For many images, at least when they are taken outdoors, it’s the skies that set the mood or re-enforces it for the scene.
When you are doing an outdoor shoot, especially if it is some distance away, the skies may be quite different from your starting point. Weather’s only constant is its variability. This results in skies completely changing from a bright and sunny day to dark and cloudy within the period of an hour. Sometimes it can also stagnate for days.
What is a person to do if when we get to our location and then the skies no longer suit the vision we have?
You could wait a bit and see if it changes or revisit the location in the hopes that the sky will be to your liking. For some photographers who believe in a more purist or photojournalistic approach, this is the only technique when wanting better skies.
If you are a bit like me and look upon photography with more artistic freedom, you will have a folder of many different skies that range from dark and gloomy to bright cirrus and even vivid sunsets. Then just grab the sky you want and insert into the image with minor effort.
The sun was beginning to peak through after a summer rainstorm had passed through. I liked the light on the tree leaves, but I wanted more drama and intensity as I had just witnessed the storm go though.
Well, it is almost this simple. There are a few techniques that will help you better match the sky to your photo image.
First and foremost, waiting for the skies to change is a great solution. The real light that comes from many parts in the sky, which illuminates your surroundings, can never really be duplicated by photo-editing new skies. There is benefit to be gained by waiting around as you slowly start to observe new interactions of light within your environment. Sometimes we don’t always have the luxury of waiting around as it could even take days.
For colour images it is important that the WB for the image and sky are the same. If working with jpegs this is not as easy. If image is going to be B&W then this doesn’t matter, only the contrast range should match.
The image below is one of the temples near Yokosuka, which is just south of Tokyo. The temple being on the edge of the ocean had skies that day that had a fog like quality and it would not be possible to come back another day.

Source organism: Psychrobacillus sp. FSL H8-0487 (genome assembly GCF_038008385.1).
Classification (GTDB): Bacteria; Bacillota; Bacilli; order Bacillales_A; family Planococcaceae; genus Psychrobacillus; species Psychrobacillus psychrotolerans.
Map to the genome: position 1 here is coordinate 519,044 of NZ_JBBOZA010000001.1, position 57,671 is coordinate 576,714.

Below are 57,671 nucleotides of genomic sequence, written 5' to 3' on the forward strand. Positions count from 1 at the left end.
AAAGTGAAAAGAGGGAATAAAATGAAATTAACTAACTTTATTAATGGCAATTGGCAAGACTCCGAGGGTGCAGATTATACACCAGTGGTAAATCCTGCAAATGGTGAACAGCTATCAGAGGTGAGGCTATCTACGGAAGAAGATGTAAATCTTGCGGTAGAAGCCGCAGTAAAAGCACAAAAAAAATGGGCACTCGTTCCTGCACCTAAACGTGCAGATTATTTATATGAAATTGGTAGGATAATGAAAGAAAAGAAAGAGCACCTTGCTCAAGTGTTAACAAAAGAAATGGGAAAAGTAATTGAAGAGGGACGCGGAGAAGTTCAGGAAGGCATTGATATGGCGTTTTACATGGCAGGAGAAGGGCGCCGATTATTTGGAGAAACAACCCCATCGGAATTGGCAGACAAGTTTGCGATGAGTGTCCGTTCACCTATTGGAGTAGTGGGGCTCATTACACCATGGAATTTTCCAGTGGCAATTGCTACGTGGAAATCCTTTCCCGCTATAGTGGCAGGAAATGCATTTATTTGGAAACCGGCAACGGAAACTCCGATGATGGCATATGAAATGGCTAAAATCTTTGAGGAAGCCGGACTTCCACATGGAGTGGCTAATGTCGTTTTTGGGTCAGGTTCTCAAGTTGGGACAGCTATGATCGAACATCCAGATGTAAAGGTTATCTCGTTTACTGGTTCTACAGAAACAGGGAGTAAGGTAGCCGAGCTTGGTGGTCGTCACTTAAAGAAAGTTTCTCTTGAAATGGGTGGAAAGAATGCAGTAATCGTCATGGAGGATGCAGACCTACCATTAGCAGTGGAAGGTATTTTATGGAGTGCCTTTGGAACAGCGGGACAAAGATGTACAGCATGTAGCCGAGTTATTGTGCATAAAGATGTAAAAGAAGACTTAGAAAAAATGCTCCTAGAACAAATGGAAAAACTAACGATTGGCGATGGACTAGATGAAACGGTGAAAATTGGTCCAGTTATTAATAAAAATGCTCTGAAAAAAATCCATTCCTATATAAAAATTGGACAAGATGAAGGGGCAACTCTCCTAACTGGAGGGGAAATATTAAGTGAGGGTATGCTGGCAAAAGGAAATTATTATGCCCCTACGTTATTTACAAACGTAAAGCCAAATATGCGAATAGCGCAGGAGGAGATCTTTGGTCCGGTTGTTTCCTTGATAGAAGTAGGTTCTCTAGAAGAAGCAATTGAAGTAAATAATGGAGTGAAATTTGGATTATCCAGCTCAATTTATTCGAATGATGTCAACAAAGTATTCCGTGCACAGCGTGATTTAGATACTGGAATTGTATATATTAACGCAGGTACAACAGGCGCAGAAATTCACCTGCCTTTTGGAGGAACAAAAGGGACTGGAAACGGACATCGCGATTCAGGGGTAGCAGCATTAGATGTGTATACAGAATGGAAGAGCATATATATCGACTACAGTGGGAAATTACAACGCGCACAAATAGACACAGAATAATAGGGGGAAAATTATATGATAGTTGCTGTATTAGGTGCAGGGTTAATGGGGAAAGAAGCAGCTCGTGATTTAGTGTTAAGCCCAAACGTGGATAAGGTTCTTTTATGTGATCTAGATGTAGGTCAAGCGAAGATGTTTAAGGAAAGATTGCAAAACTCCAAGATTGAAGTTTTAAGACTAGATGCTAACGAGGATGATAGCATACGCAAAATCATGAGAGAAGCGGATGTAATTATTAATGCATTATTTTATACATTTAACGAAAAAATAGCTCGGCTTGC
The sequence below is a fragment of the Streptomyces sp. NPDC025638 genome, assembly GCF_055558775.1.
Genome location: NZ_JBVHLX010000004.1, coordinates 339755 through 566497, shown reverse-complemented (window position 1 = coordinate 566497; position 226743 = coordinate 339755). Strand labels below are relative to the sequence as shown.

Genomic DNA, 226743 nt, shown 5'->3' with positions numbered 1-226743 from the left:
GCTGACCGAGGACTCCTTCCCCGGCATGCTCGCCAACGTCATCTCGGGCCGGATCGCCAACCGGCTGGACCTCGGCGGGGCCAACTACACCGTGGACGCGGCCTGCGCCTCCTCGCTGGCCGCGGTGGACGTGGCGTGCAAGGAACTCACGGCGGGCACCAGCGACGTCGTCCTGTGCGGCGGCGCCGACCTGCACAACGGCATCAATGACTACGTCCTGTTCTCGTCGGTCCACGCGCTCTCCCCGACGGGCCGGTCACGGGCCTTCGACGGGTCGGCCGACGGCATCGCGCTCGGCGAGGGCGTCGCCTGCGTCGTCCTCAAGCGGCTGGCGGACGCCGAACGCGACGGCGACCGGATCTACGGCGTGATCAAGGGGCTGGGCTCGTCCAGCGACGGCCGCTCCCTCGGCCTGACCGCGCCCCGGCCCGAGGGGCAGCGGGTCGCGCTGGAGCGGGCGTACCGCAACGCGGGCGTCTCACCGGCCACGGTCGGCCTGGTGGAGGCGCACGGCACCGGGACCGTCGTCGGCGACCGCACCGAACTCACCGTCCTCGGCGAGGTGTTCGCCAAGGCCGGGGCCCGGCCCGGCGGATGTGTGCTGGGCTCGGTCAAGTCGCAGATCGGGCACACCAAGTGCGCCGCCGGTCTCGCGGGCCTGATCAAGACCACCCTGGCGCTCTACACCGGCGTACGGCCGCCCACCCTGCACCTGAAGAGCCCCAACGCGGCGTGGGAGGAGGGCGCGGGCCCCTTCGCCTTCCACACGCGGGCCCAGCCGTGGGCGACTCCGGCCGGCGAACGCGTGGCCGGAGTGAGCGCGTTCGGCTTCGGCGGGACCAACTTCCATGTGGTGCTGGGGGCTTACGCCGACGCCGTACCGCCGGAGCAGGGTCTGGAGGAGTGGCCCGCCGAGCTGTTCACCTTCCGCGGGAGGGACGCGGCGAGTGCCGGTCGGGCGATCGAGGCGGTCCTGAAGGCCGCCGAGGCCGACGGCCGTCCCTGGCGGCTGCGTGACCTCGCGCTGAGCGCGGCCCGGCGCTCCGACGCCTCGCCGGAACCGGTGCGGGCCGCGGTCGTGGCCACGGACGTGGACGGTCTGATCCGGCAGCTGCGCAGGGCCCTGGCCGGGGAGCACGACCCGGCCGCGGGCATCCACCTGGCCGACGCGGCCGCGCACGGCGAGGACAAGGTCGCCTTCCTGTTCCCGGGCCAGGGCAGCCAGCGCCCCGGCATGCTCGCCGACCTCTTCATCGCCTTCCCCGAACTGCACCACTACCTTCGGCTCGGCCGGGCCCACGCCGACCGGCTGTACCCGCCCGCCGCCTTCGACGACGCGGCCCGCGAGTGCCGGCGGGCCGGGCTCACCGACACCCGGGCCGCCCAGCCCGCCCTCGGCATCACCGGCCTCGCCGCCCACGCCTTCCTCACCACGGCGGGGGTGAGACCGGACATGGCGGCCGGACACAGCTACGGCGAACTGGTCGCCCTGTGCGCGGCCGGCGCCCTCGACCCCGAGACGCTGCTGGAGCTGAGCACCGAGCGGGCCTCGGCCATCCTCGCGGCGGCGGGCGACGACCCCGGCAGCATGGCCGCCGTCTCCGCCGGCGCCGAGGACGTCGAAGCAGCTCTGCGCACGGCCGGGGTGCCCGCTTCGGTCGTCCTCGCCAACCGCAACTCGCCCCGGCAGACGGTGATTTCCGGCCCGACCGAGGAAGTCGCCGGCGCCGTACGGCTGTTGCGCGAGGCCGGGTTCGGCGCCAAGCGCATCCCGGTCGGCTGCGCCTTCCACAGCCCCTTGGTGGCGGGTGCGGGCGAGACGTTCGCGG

The colours were a bit drab and
When selecting a sky it is important that the lighting of the sky matches the scene. This means that the WB is the same, and that the sun angles are about the same location in the sky.
Both building and sky where shot about the same time of day and facing the same direction.
The light sky did not add much to the gargoyles image of being heavy and dark.
Clouds do have shadows and while not as distinct as those on the ground, these must match the direction of those on the ground.
In shooting skies, try and find some higher ground that permits for the most part an unobstructed view of the horizon. Shoot many positions, as you never know when you might need to combine several for a large sky scene.
Shoot at different times of the day. Sunrise, mid morning, noon, afternoon, evening and sunset.
Shoot in different seasons as the quality of light changes from harsh and crisp in winter to more soft and hazy in summer.
Shoot many different cloud shapes and types, in fact this it is an opportunity to learn about cloud structure to help you catalogue your skies. (wispy cirrus, puffy cumulus, and great towering stormy cumulonimbus)
Forget the polarizer as this filter will change sky appearance in relation to the angle of the lens to sun. Sometimes when you are only capturing a narrow angle of view a polarizer will work. I find that a wider-angle lens in the range of 15mm to 30mm allows me to capture more of the drama in the sky.
Pure blue skies do work for many scenes especially when it is broken up into negative spaces that enhance the scene or the colour perfectly complements or is harmonious with the scene.
The image shot under the plant and looking up at the sky works well. Blue is the complementary colour to yellow and helps to create a strong graphic type image.
A Photographers Adage
Life appears always fully present . . . a brief weary smile, a twitch of the hand, the fugitive pour of sun through clouds. And not a tool, save the camera, is capable of registering such complex ephemeral responses, and expressing the full majesty of the moment.. - Paul Leopold Rosenfeld